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Congress and the AmeriCorps Disaster By: Scott Rubush
FrontPageMagazine.com | Monday, January 14, 2002


NEARLY A DECADE AGO when President Clinton first proposed AmeriCorps, the make-work program that pays out millions of dollars to young public service "volunteers," fiscal conservatives lined up in droves to take shots at the plan. One lawmaker even called it a program "for hippie kids to stand around a campfire holding hands and singing Kumbaya."

Alas, those days are long gone.

Today, conservatives can’t sign on to AmeriCorps fast enough. Heavyweights such as Sen. Orrin Hatch (R-UT), Sen. Rick Santorum (R-PA), and Sen. Mitch McConnell (R-KY) have surrendered their opposition to AmeriCorps and lent it their support. In 2000 then-Texas Gov. George W. Bush signed a letter calling the program a "force for good in our communities, states, and country." His proposed budget includes $733 million for AmeriCorps’ parent organization, the Corporation for National and Community Service (CNCS).

But what is this "force for good" doing in our communities, anyway? And why is it deserving of hundreds of millions of our tax dollars?

"Local AmeriCorps programs have been hit by one scandal after another, including cases of people receiving AmeriCorps credit for people working at McDonald's, or baby-sitting, or attending Sunday School," wrote FrontPage’s James Bovard in an August 2000 exposé on the program. Other AmeriCorps workers went to the Mississippi Delta to sign up people for welfare. Bovard also reported that AmeriCorps dispatched volunteers to Gay and Lesbian Centers for the purpose of fighting "anti-gay bias."

Meanwhile a recent Inspector General’s report documents case after case of fraud, waste and abuse at AmeriCorps. The report cites cases of the theft of AmeriCorps funds and computers, AmeriCorps workers falsifying time sheets, and abuse of government travel privileges. The report even documents an improper sexual relationship by a CNCS employee with a young AmeriCorps worker.

Now a bill sits pending in Congress that would expand AmeriCorps’ ranks by five hundred percent between now and 2010. Sponsored by Sens. Evan Bayh (D-IN) and John McCain (R-AZ), the bill would unleash a torrent of new money into the program. It would allow senior citizens to become AmeriCorps workers, and make it easier for non-profit groups to get their mitts on federal grant money.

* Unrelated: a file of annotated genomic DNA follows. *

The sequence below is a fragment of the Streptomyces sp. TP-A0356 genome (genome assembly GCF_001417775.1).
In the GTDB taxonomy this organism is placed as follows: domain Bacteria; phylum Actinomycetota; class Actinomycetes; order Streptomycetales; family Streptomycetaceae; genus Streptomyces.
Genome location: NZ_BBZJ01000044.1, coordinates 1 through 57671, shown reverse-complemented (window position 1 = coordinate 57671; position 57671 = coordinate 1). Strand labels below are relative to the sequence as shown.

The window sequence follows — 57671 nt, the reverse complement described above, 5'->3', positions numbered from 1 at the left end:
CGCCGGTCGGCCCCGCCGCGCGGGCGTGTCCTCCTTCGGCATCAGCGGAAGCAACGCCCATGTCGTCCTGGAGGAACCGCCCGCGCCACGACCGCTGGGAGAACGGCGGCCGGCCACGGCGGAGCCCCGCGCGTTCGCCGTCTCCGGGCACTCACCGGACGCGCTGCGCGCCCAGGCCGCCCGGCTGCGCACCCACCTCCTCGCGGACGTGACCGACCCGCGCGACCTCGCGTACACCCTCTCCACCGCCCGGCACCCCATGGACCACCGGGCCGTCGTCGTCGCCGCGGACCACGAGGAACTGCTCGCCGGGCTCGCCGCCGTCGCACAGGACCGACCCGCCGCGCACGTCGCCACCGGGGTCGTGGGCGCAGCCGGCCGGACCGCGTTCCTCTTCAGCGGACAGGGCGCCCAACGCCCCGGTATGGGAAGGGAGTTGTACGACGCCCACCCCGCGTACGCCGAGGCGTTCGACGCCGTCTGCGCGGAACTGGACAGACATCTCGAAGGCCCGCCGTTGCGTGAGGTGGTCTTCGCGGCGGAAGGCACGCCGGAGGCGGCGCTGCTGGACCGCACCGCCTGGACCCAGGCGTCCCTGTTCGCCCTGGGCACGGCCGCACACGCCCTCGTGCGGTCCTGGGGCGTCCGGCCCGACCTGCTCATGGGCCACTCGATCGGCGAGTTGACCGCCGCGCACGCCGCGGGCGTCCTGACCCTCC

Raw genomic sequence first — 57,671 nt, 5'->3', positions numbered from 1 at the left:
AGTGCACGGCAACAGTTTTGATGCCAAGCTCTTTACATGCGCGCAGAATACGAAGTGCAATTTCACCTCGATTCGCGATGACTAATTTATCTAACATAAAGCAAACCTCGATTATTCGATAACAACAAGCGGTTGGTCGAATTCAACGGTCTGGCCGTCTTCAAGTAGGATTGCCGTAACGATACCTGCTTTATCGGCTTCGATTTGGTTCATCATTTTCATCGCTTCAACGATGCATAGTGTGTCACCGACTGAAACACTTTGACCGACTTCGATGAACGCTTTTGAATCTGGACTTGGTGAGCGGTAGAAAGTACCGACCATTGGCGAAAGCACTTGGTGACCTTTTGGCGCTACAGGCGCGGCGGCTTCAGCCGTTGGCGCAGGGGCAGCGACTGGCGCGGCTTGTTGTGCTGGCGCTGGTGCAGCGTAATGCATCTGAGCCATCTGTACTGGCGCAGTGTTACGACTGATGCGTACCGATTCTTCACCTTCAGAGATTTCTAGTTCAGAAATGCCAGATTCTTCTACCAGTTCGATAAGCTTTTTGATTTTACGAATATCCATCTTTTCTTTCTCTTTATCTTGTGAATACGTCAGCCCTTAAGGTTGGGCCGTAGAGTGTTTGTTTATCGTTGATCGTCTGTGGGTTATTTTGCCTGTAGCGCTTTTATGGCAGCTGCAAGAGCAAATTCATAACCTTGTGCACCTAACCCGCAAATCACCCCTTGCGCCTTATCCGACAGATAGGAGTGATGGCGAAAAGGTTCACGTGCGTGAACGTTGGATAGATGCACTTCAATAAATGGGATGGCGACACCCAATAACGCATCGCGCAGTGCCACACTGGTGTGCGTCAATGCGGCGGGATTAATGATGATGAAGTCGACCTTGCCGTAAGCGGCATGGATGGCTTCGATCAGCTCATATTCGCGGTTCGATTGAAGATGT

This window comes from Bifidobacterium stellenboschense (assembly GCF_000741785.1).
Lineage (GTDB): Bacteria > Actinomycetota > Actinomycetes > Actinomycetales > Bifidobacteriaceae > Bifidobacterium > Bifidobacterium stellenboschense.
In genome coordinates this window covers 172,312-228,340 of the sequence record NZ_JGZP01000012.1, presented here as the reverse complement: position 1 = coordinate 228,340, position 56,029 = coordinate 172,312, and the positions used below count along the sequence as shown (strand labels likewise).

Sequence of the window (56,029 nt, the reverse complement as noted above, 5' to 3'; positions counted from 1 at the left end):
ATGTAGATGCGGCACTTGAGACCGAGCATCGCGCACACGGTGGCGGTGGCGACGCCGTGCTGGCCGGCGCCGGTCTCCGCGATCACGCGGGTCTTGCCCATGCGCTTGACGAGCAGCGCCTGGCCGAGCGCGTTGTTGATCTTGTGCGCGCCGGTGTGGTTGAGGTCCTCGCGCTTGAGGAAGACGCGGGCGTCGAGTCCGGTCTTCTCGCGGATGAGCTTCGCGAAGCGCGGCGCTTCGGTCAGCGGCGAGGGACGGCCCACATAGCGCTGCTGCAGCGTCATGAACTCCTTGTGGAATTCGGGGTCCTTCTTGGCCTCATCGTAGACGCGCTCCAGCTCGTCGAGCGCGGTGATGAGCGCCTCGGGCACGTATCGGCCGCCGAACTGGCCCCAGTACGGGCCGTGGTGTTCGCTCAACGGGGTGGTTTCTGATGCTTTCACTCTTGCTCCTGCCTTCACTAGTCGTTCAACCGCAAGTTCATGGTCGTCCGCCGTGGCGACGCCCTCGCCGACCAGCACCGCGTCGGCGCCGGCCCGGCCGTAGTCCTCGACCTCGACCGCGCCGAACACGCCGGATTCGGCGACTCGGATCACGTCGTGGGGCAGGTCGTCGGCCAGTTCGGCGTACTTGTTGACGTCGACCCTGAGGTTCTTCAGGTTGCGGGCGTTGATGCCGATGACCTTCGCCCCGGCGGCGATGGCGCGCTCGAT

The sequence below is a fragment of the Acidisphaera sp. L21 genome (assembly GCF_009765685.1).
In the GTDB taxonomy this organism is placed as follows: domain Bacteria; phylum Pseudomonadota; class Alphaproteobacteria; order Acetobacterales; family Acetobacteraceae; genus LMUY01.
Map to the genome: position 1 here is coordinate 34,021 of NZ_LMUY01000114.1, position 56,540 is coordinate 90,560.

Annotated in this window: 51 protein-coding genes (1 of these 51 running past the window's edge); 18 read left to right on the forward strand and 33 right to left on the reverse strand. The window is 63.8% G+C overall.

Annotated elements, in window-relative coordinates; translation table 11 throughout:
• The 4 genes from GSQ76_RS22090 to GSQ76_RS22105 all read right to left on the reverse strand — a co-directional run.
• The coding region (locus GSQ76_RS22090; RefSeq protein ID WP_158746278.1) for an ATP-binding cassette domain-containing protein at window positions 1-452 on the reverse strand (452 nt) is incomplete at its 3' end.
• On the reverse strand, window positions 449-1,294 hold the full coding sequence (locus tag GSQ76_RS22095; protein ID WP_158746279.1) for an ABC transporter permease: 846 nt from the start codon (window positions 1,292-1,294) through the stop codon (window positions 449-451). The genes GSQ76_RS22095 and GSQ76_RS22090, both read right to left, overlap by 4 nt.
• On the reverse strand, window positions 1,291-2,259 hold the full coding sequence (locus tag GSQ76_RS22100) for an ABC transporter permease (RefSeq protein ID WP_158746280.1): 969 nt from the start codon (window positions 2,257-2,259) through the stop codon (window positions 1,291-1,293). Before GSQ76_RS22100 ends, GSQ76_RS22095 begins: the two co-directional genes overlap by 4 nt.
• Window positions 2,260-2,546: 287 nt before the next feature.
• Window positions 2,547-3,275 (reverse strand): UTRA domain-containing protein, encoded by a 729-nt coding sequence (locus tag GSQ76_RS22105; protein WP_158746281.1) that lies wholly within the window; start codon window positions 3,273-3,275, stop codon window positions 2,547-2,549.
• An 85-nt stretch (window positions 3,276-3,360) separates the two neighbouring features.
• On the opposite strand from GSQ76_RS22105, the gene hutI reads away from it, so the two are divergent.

In a peculiar twist, the bill also would tie AmeriCorps to military service by doubling existing GI Bill benefits from $7,800 to $15,600 annually for three years. It would also create a short-term enlistment program called the "18-18-18" plan, under which an enlistee would serve 18 months of active service, then 18 months in the reserves, and then receive an $18,000 bonus at the end of service.

Another part of the bill would close loopholes in existing laws governing access by military recruiters to college campuses. These loopholes have created a state on our campuses where colleges, in the words of the bill’s sponsors, "may be allowing access but not providing, in the spirit of the law, full access to recruiters." To be more direct, our campuses have spent decades vilifying the military. Allowing equal time to military recruiters is long overdue. A reform such as this could stand as a bill of its own, pure as the January snow.

Unfortunately, the "Call to Service Bill" reads more like a pact with the devil. Working like Midas in reverse, it turns this one golden proposal to expand military recruiters’ access to colleges into a lump of lead. Cleaning up the anti-military campus culture shouldn’t be contingent upon expanding a wasteful federal program like AmeriCorps.

Moreover, even some parts of the bill that conservatives may find appealing deserve a second look. For instance, the "18-18-18" plan for short-term military service at first glance appears like a worthy proposal to close the enormous gap between civilian and military cultures. But really it’s just a conservative corollary to the left-wing idea that the military exists as a tool for social engineering. Moreover a program such as this is likely to fritter away millions in sunk costs such as training and equipment. Why should the taxpayers be asked to pony up millions for a new, revolving-door military in which soldiers can be expected to serve 36 months at most?

Given AmeriCorps’ track record of fraud, abuse, and politicization, the current debate should be about eliminating the program altogether not about expanding it. But it’s hard to believe that Congress would ever defeat a bill this awful particularly when "fiscal conservatives" gush over AmeriCorps as they do. The rest of America, though, should hope against hope that the "Call to Service Bill" goes down in defeat. Perhaps a few proverbial babies will get tossed out in the process, but dumping this tub full of rancid legislative bathwater would be a huge victory for the taxpayers.


Scott Rubush is a former associate editor of FrontPageMagazine.com. He also edits a daily web log at ScottRubush.com.


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